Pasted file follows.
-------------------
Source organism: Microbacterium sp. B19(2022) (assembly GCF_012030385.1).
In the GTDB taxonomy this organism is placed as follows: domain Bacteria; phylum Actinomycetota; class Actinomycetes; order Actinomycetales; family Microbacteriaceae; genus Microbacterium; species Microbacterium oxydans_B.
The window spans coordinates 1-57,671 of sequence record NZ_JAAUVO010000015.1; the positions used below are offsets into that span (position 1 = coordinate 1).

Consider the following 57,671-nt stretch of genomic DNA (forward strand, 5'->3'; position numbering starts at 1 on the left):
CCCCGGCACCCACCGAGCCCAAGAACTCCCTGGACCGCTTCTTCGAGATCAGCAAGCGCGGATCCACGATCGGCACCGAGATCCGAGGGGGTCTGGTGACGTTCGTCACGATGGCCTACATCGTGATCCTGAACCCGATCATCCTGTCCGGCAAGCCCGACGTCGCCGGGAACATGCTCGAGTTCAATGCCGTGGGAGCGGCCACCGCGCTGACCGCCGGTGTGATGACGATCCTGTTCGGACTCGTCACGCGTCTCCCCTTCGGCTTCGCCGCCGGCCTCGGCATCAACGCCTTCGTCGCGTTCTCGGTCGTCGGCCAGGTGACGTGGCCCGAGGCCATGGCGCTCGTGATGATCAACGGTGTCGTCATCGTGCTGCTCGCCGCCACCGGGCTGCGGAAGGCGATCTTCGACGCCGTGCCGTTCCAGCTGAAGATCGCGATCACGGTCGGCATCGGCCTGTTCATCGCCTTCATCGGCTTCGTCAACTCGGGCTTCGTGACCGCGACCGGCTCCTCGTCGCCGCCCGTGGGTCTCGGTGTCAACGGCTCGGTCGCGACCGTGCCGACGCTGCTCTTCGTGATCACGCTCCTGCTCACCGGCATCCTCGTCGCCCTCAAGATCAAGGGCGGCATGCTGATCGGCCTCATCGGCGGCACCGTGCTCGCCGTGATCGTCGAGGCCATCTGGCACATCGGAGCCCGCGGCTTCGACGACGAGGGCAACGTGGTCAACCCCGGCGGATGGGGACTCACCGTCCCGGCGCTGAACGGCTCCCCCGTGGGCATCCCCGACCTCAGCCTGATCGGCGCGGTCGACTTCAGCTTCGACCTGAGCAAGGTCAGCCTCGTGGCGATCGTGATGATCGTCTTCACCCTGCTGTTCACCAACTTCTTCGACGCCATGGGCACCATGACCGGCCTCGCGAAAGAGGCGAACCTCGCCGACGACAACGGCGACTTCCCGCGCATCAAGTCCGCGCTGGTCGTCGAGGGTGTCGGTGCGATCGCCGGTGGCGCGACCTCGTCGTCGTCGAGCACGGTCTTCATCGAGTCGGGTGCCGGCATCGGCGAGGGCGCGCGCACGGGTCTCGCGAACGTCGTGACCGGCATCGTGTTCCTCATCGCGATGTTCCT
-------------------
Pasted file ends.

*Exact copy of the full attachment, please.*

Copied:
Source organism: Microbacterium sp. B19(2022) (assembly GCF_012030385.1).
In the GTDB taxonomy this organism is placed as follows: domain Bacteria; phylum Actinomycetota; class Actinomycetes; order Actinomycetales; family Microbacteriaceae; genus Microbacterium; species Microbacterium oxydans_B.
The window spans coordinates 1-57,671 of sequence record NZ_JAAUVO010000015.1; the positions used below are offsets into that span (position 1 = coordinate 1).

Consider the following 57,671-nt stretch of genomic DNA (forward strand, 5'->3'; position numbering starts at 1 on the left):
CCCCGGCACCCACCGAGCCCAAGAACTCCCTGGACCGCTTCTTCGAGATCAGCAAGCGCGGATCCACGATCGGCACCGAGATCCGAGGGGGTCTGGTGACGTTCGTCACGATGGCCTACATCGTGATCCTGAACCCGATCATCCTGTCCGGCAAGCCCGACGTCGCCGGGAACATGCTCGAGTTCAATGCCGTGGGAGCGGCCACCGCGCTGACCGCCGGTGTGATGACGATCCTGTTCGGACTCGTCACGCGTCTCCCCTTCGGCTTCGCCGCCGGCCTCGGCATCAACGCCTTCGTCGCGTTCTCGGTCGTCGGCCAGGTGACGTGGCCCGAGGCCATGGCGCTCGTGATGATCAACGGTGTCGTCATCGTGCTGCTCGCCGCCACCGGGCTGCGGAAGGCGATCTTCGACGCCGTGCCGTTCCAGCTGAAGATCGCGATCACGGTCGGCATCGGCCTGTTCATCGCCTTCATCGGCTTCGTCAACTCGGGCTTCGTGACCGCGACCGGCTCCTCGTCGCCGCCCGTGGGTCTCGGTGTCAACGGCTCGGTCGCGACCGTGCCGACGCTGCTCTTCGTGATCACGCTCCTGCTCACCGGCATCCTCGTCGCCCTCAAGATCAAGGGCGGCATGCTGATCGGCCTCATCGGCGGCACCGTGCTCGCCGTGATCGTCGAGGCCATCTGGCACATCGGAGCCCGCGGCTTCGACGACGAGGGCAACGTGGTCAACCCCGGCGGATGGGGACTCACCGTCCCGGCGCTGAACGGCTCCCCCGTGGGCATCCCCGACCTCAGCCTGATCGGCGCGGTCGACTTCAGCTTCGACCTGAGCAAGGTCAGCCTCGTGGCGATCGTGATGATCGTCTTCACCCTGCTGTTCACCAACTTCTTCGACGCCATGGGCACCATGACCGGCCTCGCGAAAGAGGCGAACCTCGCCGACGACAACGGCGACTTCCCGCGCATCAAGTCCGCGCTGGTCGTCGAGGGTGTCGGTGCGATCGCCGGTGGCGCGACCTCGTCGTCGTCGAGCACGGTCTTCATCGAGTCGGGTGCCGGCATCGGCGAGGGCGCGCGCACGGGTCTCGCGAACGTCGTGACCGGCATCGTGTTCCTCATCGCGATGTTCCT